In the past, China and Japan disputed the right to develop offshore gas reserves of the Senkaku Islands (or Diaoyu Islands under their Chinese name).
Senkaku is a group of five small volcanic islands and three "rocks" considered too small for human habitation, located in the East China Sea 410 km (255 miles) southwest of mainland Okinawa, 170 km (106 miles) northeast of Keelung, Taiwan, and 145 km (90 miles) northwest of the Japanese Ishigaki Islands.
Energy-hungry China was exploring the area and preparing to develop the gas fields. Japan was anxious to stop it.
After years of negotiations, historical and economic reality finally compelled them to lay aside the dispute. Japan will provide technological and investment support for the joint development of Shirakaba and Longjing/Asunaro.
At another location near a possible median line, the two countries are yet to determine mutually agreed sites for joint exploration. The unnamed area of 2,700 square kilometers is just south of Longjing/Asunaro.
Japan and China have both been quick to assure their people that they have not abandoned their previously expressed positions. China is currently developing two gas fields located in its economic zone, which are not covered by the agreement.
The problem concerned the demarcation line in the exclusive economic zones. China said the line should be the edge of the continental shelf, which approaches the Okinawa archipelago. Japan maintained that the boundary between the two nations' exclusive economic zones in the East China Sea is the median line between their coastlines.
Japan has more than once accused China of drilling in, or too close to, its exclusive economic zone, demanding that it has the right to know the results of Chinese research there. China proposed a joint project in the disputed area. They have held several rounds of talks, none of them successful.
The two countries even sent warships and patrol aircraft to the area, and Japanese generals said coastguard ships should protect the offshore project in the East China Sea and proposed reinforcing the naval group patrolling the country's southern borders.
In the end, though, nobody wanted to fight. About three years ago, the China National Offshore Oil Corporation (CNOOC) started an exploration and drilling project off Chunxiao (the Shirakaba fields). In response, Japan granted exploration rights for the area to Teikoku Sekiyu (Empire Oil), which never started working there because it feared for its personnel.
The Chinese Foreign Ministry submitted official protests over granting the license in the East China Sea to Teikoku Sekiyu, which Chinese diplomats described as "an open provocation and infringement on the interests and sovereignty of China."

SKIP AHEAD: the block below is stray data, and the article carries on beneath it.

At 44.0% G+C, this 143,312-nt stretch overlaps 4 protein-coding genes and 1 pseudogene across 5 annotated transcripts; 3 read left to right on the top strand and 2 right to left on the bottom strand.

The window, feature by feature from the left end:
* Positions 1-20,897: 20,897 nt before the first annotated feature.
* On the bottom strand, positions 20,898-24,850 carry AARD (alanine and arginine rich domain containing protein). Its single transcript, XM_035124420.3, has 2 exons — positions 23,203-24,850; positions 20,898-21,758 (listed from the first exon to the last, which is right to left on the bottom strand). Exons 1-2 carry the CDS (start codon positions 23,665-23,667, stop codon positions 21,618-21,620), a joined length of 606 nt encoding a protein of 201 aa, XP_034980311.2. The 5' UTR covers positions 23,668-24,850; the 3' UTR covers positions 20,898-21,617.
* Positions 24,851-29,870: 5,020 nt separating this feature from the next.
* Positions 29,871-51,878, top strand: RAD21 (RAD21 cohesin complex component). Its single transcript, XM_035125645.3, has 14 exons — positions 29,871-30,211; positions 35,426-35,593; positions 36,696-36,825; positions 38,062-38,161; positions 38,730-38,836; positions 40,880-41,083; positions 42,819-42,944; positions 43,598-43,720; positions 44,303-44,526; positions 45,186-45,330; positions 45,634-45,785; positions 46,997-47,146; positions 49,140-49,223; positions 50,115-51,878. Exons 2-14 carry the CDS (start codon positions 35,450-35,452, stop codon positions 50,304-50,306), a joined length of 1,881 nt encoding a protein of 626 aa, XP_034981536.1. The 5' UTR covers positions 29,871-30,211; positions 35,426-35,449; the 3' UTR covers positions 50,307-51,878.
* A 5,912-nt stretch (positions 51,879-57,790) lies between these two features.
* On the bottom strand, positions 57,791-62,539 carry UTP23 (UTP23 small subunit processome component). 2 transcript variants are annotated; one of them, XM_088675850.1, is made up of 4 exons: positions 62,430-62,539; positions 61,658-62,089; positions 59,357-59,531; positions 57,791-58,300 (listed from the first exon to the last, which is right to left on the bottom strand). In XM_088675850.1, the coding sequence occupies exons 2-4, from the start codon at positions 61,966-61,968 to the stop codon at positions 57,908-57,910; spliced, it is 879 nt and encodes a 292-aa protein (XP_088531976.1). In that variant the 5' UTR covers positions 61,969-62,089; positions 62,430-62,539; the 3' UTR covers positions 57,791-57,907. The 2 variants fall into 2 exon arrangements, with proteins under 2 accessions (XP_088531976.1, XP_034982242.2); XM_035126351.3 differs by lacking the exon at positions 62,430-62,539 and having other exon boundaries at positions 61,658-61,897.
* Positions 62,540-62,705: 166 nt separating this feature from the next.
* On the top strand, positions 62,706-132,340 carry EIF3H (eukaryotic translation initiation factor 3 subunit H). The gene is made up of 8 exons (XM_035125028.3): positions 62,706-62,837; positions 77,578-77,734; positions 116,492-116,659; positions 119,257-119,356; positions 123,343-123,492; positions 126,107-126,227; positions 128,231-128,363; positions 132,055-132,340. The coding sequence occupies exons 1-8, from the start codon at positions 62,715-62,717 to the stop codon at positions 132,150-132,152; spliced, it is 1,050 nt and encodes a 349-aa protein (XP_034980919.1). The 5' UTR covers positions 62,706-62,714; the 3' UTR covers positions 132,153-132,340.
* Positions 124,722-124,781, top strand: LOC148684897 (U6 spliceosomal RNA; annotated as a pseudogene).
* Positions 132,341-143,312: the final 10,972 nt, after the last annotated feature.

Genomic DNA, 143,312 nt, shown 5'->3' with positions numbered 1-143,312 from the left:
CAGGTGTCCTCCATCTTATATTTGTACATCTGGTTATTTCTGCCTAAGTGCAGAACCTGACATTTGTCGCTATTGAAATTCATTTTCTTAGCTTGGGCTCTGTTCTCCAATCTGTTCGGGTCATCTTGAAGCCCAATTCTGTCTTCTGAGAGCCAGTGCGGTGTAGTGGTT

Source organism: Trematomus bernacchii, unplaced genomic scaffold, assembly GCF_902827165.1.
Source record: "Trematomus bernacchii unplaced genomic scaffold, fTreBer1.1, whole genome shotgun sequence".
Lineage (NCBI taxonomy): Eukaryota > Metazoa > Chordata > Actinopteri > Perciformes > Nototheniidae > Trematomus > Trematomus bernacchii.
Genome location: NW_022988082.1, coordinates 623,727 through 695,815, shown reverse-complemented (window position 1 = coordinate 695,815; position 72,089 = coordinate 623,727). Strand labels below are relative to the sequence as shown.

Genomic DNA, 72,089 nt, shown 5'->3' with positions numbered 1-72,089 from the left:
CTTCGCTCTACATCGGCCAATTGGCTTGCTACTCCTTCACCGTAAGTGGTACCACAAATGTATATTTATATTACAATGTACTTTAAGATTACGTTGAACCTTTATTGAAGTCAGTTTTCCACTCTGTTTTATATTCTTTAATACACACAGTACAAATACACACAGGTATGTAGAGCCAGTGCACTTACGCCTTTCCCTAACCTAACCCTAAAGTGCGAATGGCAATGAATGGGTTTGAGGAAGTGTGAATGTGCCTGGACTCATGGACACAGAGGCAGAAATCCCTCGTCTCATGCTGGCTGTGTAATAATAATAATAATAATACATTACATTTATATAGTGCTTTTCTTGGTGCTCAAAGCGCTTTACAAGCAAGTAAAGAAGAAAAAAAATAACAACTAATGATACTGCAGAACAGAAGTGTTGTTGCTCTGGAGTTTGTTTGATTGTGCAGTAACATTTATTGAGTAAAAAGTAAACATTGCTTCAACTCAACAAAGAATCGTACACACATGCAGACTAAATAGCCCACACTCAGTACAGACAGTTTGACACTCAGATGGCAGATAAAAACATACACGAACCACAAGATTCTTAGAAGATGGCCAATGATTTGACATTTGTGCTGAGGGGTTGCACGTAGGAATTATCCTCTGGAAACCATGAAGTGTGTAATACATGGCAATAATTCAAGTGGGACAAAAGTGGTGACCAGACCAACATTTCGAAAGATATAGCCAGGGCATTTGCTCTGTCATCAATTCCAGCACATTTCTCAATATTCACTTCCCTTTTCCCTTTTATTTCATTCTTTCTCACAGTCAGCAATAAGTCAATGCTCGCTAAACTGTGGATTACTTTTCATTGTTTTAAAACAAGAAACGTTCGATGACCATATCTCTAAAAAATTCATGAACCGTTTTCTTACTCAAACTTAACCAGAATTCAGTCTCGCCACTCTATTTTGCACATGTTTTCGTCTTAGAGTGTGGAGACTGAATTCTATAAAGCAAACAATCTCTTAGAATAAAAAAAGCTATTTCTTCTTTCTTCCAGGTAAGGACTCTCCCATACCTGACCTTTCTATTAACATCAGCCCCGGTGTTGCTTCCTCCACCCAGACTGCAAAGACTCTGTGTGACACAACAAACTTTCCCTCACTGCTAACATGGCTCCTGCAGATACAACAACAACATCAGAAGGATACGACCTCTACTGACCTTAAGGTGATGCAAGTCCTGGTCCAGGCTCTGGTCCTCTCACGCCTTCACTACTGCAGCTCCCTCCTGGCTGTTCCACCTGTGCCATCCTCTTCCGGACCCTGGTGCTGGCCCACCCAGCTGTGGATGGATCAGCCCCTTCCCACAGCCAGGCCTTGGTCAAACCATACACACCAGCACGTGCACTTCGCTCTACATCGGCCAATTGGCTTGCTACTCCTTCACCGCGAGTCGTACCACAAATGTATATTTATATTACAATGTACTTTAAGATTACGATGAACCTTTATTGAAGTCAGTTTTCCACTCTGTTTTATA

In short, political considerations only added fuel into the fire, deprived Japanese companies of lucrative contracts, and resulted in a boycott of Japanese goods in China.
In May this year, Chinese President Hu Jintao went to Tokyo, where he agreed with Japanese Prime Minister Yasuo Fukuda to work jointly in the disputed area.
The recent statement by the Japanese Foreign Ministry avoids mention of another gas field north of Asunaro, because Japan and China do not want South Korea to join the fray.
Seoul has more than once hinted that gas projects in the area infringe on its economic rights. The region's third dragon has its own ideas about the demarcation of economic zones.
The main thing for the two countries' leaders is to convince their people that they have not betrayed their national interests, which is why they write about concessions the other partner has made, and assure the people that their political stances have not changed.
During a joint press conference in Tokyo, Japan's Economy, Trade and Industry Minister Akira Amari said the agreement was "a considerable achievement in strategic bilateral relations."
Foreign Minister Masahiko Komura described it as "an example of the two countries' ability to solve very complicated problems at the negotiating table." He added, though, that "Japan and China have different stands, and the talks [on their rapprochement] will be very long."
The Japanese-Chinese agreement on the joint development of the gas fields in the East China Sea is a substantial, even if enforced, movement away from ideologically laden positions.
One would like to see similar agreements on the joint development of the Kuril Islands signed between Russia and Japan in the foreseeable future. The foundation for such an agreement has been laid by a recent Gazprom announcement about a possible increase in gas production at the Sakhalin-II offshore field.
The opinions expressed in this article are the author's and do not necessarily represent those of RIA Novosti.
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The growing outright rivalry between the United States and China gives Russia more foreign policy weight, enabling it to assume the role of a balancer. So far it has been doing so rather skillfully. Today it may participate in a joint naval exercise with China that Beijing positions as outwardly anti-American. But tomorrow it can team up with the naval forces of the Old World.